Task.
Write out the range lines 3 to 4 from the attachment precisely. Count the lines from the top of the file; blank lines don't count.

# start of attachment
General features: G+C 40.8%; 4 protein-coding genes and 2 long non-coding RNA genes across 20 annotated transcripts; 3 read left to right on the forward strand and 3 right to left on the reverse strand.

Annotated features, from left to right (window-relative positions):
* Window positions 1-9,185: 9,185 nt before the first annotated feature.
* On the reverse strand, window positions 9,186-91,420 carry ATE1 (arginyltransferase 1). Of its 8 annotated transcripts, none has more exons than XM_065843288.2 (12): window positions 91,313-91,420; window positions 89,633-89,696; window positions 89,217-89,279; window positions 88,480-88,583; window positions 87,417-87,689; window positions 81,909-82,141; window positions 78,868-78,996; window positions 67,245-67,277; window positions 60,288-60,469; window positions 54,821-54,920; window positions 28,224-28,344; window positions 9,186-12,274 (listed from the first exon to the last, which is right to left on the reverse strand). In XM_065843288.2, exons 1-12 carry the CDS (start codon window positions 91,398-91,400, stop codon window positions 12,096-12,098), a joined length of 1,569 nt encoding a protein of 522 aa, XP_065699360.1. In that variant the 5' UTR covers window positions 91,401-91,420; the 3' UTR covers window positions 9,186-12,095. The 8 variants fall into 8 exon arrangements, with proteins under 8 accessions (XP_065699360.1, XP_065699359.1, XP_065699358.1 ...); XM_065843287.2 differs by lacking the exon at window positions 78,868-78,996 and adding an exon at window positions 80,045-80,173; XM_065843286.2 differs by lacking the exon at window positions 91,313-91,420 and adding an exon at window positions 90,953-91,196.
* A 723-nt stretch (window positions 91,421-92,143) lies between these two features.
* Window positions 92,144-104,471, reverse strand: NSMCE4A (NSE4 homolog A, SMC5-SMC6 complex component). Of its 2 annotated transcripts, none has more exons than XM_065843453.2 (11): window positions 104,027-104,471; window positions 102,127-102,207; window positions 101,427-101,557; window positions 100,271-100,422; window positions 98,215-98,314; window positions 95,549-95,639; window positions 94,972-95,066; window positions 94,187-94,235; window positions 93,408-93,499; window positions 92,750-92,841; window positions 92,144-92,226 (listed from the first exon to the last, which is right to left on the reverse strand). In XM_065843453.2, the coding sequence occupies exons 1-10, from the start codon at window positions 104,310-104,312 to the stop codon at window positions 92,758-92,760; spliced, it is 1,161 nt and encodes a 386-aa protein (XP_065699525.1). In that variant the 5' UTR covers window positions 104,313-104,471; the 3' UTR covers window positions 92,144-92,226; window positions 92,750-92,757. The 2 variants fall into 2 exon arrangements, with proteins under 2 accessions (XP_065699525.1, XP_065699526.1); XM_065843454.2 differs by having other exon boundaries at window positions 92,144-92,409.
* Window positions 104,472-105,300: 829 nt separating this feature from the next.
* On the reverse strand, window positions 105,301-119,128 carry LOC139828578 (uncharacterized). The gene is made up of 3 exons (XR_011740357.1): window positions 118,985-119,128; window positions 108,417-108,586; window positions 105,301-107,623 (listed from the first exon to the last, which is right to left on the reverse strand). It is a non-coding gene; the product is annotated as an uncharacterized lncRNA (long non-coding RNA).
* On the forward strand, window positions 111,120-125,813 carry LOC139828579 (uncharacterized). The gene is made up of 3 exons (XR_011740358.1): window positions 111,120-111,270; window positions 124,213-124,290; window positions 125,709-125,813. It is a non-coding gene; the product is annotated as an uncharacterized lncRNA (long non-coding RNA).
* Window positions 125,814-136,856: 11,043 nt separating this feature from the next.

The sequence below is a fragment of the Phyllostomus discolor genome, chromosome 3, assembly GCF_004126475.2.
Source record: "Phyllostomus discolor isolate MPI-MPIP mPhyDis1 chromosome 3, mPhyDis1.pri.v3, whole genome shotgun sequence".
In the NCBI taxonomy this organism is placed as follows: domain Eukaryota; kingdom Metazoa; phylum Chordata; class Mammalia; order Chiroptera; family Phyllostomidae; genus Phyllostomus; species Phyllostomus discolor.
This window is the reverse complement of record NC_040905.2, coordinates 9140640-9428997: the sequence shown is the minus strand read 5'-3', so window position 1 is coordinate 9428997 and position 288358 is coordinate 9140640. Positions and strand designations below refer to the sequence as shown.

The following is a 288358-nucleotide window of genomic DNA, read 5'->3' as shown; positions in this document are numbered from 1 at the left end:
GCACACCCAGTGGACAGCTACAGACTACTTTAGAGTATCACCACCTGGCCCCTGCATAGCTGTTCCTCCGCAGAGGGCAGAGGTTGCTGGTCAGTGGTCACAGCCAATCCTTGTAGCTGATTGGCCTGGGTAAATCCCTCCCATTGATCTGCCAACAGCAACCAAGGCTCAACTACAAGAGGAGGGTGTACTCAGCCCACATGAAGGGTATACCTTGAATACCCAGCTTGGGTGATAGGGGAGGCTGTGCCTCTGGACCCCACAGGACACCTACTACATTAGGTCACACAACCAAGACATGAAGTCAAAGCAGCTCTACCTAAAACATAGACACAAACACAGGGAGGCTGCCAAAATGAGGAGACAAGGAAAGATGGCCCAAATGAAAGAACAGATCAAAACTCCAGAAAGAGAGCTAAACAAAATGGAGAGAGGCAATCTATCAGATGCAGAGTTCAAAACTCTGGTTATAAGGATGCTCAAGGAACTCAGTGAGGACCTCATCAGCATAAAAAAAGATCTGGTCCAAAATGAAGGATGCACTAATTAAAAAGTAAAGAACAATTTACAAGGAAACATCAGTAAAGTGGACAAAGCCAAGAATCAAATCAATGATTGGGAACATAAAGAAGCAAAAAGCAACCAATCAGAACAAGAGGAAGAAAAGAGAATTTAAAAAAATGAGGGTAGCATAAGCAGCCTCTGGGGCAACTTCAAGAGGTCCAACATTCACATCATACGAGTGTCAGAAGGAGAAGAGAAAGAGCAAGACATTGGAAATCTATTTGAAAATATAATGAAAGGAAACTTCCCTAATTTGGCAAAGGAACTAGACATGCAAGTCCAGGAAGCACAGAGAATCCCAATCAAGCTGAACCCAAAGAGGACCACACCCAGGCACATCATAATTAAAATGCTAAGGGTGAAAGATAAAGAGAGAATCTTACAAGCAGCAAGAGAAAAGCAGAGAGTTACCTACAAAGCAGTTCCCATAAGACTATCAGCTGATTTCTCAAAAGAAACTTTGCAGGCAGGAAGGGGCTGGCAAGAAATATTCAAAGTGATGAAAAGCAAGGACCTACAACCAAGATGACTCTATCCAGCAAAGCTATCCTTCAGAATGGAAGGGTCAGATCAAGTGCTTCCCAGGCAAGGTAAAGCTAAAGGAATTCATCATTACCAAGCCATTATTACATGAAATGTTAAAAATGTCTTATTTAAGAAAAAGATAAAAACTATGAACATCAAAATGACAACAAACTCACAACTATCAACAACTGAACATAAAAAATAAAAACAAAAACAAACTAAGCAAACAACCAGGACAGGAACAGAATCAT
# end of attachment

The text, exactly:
* Window positions 1-9,185: 9,185 nt before the first annotated feature.
* On the reverse strand, window positions 9,186-91,420 carry ATE1 (arginyltransferase 1). Of its 8 annotated transcripts, none has more exons than XM_065843288.2 (12): window positions 91,313-91,420; window positions 89,633-89,696; window positions 89,217-89,279; window positions 88,480-88,583; window positions 87,417-87,689; window positions 81,909-82,141; window positions 78,868-78,996; window positions 67,245-67,277; window positions 60,288-60,469; window positions 54,821-54,920; window positions 28,224-28,344; window positions 9,186-12,274 (listed from the first exon to the last, which is right to left on the reverse strand). In XM_065843288.2, exons 1-12 carry the CDS (start codon window positions 91,398-91,400, stop codon window positions 12,096-12,098), a joined length of 1,569 nt encoding a protein of 522 aa, XP_065699360.1. In that variant the 5' UTR covers window positions 91,401-91,420; the 3' UTR covers window positions 9,186-12,095. The 8 variants fall into 8 exon arrangements, with proteins under 8 accessions (XP_065699360.1, XP_065699359.1, XP_065699358.1 ...); XM_065843287.2 differs by lacking the exon at window positions 78,868-78,996 and adding an exon at window positions 80,045-80,173; XM_065843286.2 differs by lacking the exon at window positions 91,313-91,420 and adding an exon at window positions 90,953-91,196.